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Development of National Competency Standards for NDT within AustraliaShayne Flynn ,Boeing Australia Limited,
This paper describes Competencies for NDT and their formulation by industry for acceptance by the Australian National Training Authority. These competencies comprise of 12 units laid down in the Metal and Engineering Training Package.
The Training Package is divided into three categories, Foundation, Core and Specialisation Units. Foundation units describe skills that are a necessary part of the skill profile of every job in the industry. Core units define competencies which are common and necessary across a range of classifications and positions in the Metal and Engineering Industry. Specialisation units describe the diverse range of competencies needed across the industry.
Outcomes are based on competency descriptions called units, which describe the level of skill and the depth of knowledge required to work competently. Core and Specialisation units will allow the Employer and Employee to facilitate flexibility and the opportunity of multiskilling. Competency Standards form the basis of curriculum development for accredited training programs and workplace recognition of skills. On successful completion of training the Technician will receive a Certificate at the appropriate level which is linked to the number of modules/units completed under the Metal and Engineering Industry National Competency Standards.
Keywords: Foundation, Core, Specialisation, Element and Evidence
Non Destructive Testing (NDT) within Australia has two major roles. These are scheduled and unscheduled NDT tasks for general industry and the aerospace sector. Currently NDT personnel gain their skills and knowledge in a number of ways, these are:
Under the current system, interpretation of the required skill levels has been fragmented and varied throughout industry. To overcome this a system that allows a range to cover a one off inspection through to fully trained level 2 technician is needed. Personnel trained to Enterprise Standards and/or approved TAFE syllabus using guidance from Australian Standard 3998 General Engineering, and Australian Standard 3669 for Aerospace has not allowed the full range of flexibility and guidance for training pathways.
In 1996 the Australia Institute for Non-Destructive Testing (AINDT) decided to form a sub-committee to look at formalizing competencies for NDT within Australia. This committee involved representatives from General Engineering, Aerospace, Manufacturing Workers Union and Training Centres such as TAFE and Private Providers. This group met every three months over a period of four years until the draft standards were ready for acceptance by Industry and the Australian National Training Authority (ANTA). It is the intention of AINDT to remove the confusion and misinterpretation that currently exists within the industry on NDT training and certification requirements.
Stage one of the process was to acquire the services of the Manufacturing, Engineering and Related Services Industry Training Advisory Body (MERS ITAB), who are an advisory body to Federal and State governments on industry training issues. AINDT's sub-committee worked closely with MERS ITAB in the development of NDT Competencies. Before the committee proceeded, it had to gain an understanding of the competency system. Once this had been accomplished the committee used NDT Enterprise standards that were in use by some sectors of industry as their starting point.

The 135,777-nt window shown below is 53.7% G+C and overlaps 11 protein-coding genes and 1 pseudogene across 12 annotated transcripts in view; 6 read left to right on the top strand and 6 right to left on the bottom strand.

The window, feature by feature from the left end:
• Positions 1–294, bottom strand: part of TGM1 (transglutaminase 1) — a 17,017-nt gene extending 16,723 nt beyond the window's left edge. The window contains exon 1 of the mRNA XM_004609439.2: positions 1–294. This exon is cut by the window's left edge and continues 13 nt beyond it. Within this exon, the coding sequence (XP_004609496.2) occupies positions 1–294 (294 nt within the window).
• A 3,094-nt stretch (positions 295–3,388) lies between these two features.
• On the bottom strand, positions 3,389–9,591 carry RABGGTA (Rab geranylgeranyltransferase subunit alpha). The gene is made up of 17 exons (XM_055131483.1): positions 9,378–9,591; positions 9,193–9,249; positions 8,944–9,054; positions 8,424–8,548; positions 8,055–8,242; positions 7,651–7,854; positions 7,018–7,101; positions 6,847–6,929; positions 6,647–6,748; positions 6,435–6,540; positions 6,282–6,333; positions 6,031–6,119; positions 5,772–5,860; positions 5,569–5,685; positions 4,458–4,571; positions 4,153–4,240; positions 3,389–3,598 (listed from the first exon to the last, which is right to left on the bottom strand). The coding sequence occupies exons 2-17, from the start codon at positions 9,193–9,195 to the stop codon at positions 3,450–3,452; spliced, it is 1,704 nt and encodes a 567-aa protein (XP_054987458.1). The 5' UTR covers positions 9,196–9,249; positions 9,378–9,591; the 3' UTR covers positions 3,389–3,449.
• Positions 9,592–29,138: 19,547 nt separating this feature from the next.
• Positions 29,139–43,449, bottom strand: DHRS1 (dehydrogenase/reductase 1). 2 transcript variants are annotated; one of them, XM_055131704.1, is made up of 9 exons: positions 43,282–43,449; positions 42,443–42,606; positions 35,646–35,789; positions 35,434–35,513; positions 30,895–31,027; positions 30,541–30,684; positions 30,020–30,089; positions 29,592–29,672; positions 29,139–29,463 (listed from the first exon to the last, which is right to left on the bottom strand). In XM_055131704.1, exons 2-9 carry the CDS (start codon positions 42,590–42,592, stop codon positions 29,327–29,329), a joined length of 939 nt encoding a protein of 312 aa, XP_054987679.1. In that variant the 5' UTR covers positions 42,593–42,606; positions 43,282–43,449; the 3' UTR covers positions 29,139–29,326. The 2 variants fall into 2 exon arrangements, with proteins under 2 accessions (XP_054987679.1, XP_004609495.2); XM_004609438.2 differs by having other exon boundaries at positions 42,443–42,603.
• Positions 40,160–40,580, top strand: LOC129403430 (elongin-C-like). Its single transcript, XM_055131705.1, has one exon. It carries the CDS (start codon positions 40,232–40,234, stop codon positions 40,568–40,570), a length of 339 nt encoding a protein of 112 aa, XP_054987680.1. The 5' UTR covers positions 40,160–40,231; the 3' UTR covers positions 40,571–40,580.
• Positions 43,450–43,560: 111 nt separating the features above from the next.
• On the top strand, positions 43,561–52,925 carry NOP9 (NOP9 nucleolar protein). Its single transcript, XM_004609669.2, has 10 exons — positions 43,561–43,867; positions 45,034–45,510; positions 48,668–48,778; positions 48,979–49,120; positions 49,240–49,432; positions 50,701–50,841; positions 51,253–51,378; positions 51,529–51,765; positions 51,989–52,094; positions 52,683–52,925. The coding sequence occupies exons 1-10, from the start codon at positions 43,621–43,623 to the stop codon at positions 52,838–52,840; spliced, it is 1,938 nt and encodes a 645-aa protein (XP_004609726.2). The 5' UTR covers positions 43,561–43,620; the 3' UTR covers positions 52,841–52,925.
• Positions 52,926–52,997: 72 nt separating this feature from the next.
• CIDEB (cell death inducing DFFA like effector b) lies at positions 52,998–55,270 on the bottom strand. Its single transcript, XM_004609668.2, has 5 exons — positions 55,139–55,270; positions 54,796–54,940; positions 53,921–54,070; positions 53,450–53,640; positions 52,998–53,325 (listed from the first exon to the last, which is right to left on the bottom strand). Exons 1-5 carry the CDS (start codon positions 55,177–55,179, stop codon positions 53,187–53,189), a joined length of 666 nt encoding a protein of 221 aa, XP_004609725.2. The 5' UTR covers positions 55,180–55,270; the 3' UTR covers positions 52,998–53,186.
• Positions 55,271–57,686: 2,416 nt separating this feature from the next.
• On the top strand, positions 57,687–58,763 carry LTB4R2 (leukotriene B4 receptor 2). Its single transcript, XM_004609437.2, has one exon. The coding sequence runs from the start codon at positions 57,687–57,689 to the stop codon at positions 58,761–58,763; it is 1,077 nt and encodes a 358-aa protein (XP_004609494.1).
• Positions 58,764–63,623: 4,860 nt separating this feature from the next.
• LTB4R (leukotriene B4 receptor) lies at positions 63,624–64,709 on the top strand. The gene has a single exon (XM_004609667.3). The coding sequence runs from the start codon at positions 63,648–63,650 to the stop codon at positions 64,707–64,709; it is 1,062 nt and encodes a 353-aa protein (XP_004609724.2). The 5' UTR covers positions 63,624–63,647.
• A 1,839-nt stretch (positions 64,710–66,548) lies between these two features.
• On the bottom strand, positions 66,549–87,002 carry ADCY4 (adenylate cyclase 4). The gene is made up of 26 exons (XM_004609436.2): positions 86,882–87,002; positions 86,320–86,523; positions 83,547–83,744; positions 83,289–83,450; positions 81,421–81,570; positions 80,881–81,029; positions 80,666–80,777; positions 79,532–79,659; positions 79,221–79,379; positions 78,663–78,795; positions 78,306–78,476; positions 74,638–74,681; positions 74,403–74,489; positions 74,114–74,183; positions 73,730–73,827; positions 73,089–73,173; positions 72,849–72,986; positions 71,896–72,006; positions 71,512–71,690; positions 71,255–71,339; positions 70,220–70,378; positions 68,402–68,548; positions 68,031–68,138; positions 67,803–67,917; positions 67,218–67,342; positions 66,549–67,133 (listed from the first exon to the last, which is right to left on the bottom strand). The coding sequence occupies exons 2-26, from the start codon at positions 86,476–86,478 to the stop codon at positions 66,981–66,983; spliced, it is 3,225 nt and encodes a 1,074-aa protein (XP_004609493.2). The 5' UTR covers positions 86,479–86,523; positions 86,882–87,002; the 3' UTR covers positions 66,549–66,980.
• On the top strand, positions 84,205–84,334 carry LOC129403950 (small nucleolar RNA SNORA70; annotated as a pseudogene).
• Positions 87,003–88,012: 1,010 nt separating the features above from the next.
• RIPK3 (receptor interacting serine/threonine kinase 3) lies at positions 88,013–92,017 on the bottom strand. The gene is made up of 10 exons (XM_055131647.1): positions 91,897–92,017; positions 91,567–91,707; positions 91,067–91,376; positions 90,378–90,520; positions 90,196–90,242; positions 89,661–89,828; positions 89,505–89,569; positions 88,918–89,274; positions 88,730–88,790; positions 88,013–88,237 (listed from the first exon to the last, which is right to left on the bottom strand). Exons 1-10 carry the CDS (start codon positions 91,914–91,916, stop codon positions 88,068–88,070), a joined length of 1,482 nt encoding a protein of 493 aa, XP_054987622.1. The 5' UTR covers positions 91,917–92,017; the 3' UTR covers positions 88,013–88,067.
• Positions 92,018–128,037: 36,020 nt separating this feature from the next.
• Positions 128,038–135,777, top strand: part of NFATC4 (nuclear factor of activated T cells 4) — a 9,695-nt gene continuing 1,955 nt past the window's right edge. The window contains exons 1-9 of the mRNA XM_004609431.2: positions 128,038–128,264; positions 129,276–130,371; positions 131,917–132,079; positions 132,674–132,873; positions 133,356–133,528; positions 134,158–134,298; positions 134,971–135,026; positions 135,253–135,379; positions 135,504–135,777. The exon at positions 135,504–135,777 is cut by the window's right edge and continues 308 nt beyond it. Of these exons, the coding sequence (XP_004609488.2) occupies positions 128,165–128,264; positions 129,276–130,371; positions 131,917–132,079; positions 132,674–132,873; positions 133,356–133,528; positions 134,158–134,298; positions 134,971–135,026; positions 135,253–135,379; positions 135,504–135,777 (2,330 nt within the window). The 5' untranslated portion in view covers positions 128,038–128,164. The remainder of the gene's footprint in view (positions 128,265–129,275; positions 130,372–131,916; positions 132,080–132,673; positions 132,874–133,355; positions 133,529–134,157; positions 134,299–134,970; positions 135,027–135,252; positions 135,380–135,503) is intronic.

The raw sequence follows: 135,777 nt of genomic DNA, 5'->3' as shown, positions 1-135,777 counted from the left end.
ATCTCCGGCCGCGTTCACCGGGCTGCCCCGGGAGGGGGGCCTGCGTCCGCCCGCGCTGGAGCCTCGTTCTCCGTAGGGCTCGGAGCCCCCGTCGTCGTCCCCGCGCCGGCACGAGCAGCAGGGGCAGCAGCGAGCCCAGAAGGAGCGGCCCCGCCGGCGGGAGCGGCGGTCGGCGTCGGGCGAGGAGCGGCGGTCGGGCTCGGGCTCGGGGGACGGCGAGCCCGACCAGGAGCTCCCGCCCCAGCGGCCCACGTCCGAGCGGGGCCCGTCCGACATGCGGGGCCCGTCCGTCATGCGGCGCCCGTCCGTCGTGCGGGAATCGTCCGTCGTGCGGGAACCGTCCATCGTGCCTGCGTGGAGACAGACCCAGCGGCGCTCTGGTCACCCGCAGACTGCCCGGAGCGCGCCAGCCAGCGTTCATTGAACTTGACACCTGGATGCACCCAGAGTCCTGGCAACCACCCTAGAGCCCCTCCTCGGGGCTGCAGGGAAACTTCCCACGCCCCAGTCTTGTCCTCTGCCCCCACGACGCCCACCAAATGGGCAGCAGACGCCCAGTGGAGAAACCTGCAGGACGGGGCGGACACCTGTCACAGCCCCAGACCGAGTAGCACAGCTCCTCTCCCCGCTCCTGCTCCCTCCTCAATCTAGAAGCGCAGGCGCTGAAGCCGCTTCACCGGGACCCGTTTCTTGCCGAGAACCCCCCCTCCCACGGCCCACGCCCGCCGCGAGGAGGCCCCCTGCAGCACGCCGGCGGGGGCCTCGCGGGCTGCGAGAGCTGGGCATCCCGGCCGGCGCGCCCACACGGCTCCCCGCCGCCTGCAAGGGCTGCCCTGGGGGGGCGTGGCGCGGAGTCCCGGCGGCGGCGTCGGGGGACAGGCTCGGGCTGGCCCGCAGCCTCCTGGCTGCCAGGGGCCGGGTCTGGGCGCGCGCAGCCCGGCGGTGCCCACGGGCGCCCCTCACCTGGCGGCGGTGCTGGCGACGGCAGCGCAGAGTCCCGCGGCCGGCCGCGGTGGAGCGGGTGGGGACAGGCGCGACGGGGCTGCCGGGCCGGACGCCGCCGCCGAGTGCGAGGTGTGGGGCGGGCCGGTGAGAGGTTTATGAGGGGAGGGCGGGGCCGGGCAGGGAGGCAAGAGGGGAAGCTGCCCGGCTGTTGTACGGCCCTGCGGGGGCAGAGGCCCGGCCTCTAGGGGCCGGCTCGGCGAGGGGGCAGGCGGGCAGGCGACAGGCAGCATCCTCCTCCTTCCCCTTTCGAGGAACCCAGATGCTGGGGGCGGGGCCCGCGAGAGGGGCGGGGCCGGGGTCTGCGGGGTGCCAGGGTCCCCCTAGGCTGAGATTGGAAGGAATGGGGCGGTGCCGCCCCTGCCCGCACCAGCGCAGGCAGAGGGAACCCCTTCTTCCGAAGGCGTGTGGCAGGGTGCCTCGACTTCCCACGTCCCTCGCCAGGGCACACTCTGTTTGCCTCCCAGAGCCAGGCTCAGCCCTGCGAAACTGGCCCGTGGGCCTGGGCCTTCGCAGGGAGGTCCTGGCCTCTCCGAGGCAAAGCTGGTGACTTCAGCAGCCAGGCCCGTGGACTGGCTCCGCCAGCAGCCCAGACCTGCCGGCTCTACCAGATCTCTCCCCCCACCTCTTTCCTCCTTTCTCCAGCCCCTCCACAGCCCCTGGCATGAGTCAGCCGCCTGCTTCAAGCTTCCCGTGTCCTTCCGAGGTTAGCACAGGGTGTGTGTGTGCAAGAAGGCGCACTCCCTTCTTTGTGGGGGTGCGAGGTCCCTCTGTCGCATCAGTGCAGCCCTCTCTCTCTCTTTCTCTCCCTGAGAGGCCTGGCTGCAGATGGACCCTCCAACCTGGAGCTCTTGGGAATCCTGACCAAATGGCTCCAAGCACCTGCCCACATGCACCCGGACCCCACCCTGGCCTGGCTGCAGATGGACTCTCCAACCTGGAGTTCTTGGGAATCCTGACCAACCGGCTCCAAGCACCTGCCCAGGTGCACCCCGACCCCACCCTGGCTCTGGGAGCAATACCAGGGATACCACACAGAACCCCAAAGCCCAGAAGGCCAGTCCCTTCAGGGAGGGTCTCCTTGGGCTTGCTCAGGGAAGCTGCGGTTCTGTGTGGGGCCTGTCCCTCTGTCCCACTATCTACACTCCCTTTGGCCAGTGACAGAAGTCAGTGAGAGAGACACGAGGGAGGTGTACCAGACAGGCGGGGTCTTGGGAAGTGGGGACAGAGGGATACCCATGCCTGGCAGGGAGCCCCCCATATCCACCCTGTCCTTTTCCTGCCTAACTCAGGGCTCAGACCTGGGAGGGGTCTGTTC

Achieving the required objectives encompassed grading and populating information into areas that make up the standards. To assist in the process of developing the competency, the system under development by MERS-ITAB at the time was adopted. The following is a brief overview of terms, what they relate to and how they form part of the system.
The basis of the standard is made up of units which are grouped into a number of broad areas of activities which are scoped under the term fields. These activities can be common across industry or cover specialist areas such as Surface Finishing, Assembly, Machining, and in this case the field of Non-destructive Testing. Units are also divided into three categories, Foundation, Core and Specialisation Units as mentioned earlier.
Foundation units as interpreted by MERS ITAB, are skills that are a necessary part of the skill profile of every job in the industry. In most cases Foundation units are necessary prerequisites to other units of a higher level and will form part of the skill profile of employees. Consideration was given to the fact that in most cases, if not all, NDT competency skills were acquired post trade. The committee's assumption from this was that applicants would have already gained these basic skills. There are only four Foundation Units as listed in Table 1.
|Unit||Unit Title||Unit Pts||Total Pts|
|1.1F||Undertake interactive workplace communication||0||0|
|1.2F||Apply principles of Occupation Health & Safety (OH&S) in work environment||0||0|
|1.3F||Apply quality procedures||0||0|
|1.4F||Plan to undertake a routine task||0||0|
|Table 1: Competency Standards Points List.|
Core units are defined as competencies that are used across a range of classifications and positions in the Metal and Engineering Industry. To categorise the Core units a grading system is used to define each level, with C12 being the lower skill level through to C1 the highest. The range of each group has been given a Band rating which is calculated through the units points weighting. Weighting of units will be explained later under the heading Components of a Competency Standard.
Furthermore each Band represents the range of levels over which the competency Unit may be used. For NDT training packages, which cater for traineeships, the entry point would be C12 in most cases and for post trade employees C10 would become the entry point. Depending on their trade background, inclusion of some core units would be necessary for an employee that did not acquire such knowledge during their basic trade training. An example of this would be reporting writing not required in some trades but definitely needed in NDT. Table 2 shows some of the core units available in the system.
|Unit||Unit Title||Unit Pts||Total Pts|
|2.1C12||Apply quality systems||2||2|
|2.2C11||Organise & analyse information||2||2|
|2.3C11||Operate in a work based team environment||2||2|
|2.9C10||Perform computer operations||2||2|